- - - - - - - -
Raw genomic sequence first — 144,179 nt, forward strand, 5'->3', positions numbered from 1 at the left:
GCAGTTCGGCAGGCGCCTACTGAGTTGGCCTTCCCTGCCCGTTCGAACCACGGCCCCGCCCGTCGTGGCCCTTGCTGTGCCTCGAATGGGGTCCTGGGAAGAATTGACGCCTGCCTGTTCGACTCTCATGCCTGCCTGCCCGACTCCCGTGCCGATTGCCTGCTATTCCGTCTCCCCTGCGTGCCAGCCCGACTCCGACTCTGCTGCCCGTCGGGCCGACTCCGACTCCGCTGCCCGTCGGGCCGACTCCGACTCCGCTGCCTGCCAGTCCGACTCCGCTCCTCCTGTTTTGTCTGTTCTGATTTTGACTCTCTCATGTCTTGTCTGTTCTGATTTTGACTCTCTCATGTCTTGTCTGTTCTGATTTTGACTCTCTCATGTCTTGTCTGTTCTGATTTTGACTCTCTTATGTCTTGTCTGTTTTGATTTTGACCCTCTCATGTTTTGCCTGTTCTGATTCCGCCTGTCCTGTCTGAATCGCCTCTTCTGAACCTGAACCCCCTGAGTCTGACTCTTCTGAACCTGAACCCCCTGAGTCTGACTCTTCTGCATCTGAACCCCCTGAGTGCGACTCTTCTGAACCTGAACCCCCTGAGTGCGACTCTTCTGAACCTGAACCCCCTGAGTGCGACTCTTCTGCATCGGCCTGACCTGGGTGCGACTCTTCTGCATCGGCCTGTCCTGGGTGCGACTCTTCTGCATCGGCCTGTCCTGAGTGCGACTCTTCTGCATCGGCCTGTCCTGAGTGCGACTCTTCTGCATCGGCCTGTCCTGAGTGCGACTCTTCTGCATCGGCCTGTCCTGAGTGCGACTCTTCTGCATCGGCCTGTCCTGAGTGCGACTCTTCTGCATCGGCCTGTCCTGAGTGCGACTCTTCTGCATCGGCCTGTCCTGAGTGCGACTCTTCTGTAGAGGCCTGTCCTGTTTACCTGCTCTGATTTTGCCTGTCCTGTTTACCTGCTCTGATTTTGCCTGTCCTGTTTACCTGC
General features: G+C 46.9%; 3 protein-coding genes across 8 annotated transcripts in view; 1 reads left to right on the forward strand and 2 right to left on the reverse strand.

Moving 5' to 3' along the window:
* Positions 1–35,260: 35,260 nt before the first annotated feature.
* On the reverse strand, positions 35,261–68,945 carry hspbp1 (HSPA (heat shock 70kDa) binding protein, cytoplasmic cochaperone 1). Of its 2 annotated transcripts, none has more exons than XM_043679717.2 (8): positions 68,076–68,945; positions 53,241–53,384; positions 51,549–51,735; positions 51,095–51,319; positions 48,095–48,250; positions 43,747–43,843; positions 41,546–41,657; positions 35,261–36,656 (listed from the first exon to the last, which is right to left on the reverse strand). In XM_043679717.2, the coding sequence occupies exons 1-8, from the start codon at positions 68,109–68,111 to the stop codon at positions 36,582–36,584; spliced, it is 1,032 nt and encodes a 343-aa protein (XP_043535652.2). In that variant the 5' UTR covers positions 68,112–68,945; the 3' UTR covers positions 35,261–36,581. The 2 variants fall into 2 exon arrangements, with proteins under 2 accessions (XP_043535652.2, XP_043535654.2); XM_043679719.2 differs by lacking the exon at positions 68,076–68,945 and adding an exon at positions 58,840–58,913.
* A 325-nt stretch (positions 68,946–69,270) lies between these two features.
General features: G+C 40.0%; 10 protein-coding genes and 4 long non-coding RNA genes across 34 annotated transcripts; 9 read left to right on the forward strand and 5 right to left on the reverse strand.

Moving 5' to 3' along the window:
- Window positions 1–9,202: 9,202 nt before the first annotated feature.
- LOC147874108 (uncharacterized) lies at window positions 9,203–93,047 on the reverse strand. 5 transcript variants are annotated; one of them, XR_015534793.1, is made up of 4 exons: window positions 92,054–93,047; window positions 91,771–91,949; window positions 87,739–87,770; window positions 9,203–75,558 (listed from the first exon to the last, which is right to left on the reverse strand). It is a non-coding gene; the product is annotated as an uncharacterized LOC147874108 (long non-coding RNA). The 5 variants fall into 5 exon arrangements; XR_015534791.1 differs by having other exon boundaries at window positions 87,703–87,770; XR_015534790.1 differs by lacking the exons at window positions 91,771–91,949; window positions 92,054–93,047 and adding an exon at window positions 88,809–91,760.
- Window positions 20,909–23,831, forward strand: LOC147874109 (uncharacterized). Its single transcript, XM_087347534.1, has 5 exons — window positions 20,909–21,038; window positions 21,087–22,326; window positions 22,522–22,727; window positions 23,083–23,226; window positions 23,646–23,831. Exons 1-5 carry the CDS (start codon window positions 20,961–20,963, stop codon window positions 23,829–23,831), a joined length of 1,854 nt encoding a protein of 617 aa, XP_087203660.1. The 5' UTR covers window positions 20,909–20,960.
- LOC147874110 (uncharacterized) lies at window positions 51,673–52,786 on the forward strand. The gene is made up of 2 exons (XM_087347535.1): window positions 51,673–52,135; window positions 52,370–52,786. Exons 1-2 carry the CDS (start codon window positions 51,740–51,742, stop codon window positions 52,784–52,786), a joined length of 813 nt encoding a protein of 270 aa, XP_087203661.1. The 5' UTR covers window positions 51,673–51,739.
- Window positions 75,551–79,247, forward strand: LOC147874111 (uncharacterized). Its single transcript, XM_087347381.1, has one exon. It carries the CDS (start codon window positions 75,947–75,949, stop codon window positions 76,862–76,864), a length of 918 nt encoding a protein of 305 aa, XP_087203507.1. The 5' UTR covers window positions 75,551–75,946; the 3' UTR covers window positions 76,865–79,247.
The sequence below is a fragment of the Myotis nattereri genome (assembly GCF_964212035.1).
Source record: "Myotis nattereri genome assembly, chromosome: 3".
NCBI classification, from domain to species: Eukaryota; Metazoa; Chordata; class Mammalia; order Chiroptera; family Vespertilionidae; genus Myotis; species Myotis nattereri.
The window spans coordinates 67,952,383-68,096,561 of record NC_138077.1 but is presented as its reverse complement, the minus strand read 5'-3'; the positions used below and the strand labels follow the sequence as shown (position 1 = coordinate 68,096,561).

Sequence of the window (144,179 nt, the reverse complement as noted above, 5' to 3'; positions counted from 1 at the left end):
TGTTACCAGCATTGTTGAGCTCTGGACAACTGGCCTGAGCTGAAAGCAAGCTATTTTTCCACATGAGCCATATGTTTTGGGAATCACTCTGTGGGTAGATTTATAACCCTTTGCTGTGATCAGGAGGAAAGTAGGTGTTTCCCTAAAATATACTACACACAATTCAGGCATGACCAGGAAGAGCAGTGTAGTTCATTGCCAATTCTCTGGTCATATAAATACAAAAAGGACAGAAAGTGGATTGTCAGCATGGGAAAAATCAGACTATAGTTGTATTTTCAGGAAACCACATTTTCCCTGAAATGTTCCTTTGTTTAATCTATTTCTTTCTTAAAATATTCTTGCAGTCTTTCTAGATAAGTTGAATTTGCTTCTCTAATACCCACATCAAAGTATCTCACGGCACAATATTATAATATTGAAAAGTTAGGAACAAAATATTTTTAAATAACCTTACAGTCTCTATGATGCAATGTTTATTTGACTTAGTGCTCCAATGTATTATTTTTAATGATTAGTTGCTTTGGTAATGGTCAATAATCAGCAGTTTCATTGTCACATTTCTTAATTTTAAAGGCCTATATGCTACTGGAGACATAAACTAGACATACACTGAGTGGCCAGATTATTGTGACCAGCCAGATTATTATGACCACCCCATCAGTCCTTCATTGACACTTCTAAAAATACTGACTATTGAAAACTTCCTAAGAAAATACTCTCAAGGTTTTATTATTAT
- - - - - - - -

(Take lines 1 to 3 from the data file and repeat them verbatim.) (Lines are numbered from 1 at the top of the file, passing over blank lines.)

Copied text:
Raw genomic sequence first — 144,179 nt, forward strand, 5'->3', positions numbered from 1 at the left:
GCAGTTCGGCAGGCGCCTACTGAGTTGGCCTTCCCTGCCCGTTCGAACCACGGCCCCGCCCGTCGTGGCCCTTGCTGTGCCTCGAATGGGGTCCTGGGAAGAATTGACGCCTGCCTGTTCGACTCTCATGCCTGCCTGCCCGACTCCCGTGCCGATTGCCTGCTATTCCGTCTCCCCTGCGTGCCAGCCCGACTCCGACTCTGCTGCCCGTCGGGCCGACTCCGACTCCGCTGCCCGTCGGGCCGACTCCGACTCCGCTGCCTGCCAGTCCGACTCCGCTCCTCCTGTTTTGTCTGTTCTGATTTTGACTCTCTCATGTCTTGTCTGTTCTGATTTTGACTCTCTCATGTCTTGTCTGTTCTGATTTTGACTCTCTCATGTCTTGTCTGTTCTGATTTTGACTCTCTTATGTCTTGTCTGTTTTGATTTTGACCCTCTCATGTTTTGCCTGTTCTGATTCCGCCTGTCCTGTCTGAATCGCCTCTTCTGAACCTGAACCCCCTGAGTCTGACTCTTCTGAACCTGAACCCCCTGAGTCTGACTCTTCTGCATCTGAACCCCCTGAGTGCGACTCTTCTGAACCTGAACCCCCTGAGTGCGACTCTTCTGAACCTGAACCCCCTGAGTGCGACTCTTCTGCATCGGCCTGACCTGGGTGCGACTCTTCTGCATCGGCCTGTCCTGGGTGCGACTCTTCTGCATCGGCCTGTCCTGAGTGCGACTCTTCTGCATCGGCCTGTCCTGAGTGCGACTCTTCTGCATCGGCCTGTCCTGAGTGCGACTCTTCTGCATCGGCCTGTCCTGAGTGCGACTCTTCTGCATCGGCCTGTCCTGAGTGCGACTCTTCTGCATCGGCCTGTCCTGAGTGCGACTCTTCTGCATCGGCCTGTCCTGAGTGCGACTCTTCTGTAGAGGCCTGTCCTGTTTACCTGCTCTGATTTTGCCTGTCCTGTTTACCTGCTCTGATTTTGCCTGTCCTGTTTACCTGC
General features: G+C 46.9%; 3 protein-coding genes across 8 annotated transcripts in view; 1 reads left to right on the forward strand and 2 right to left on the reverse strand.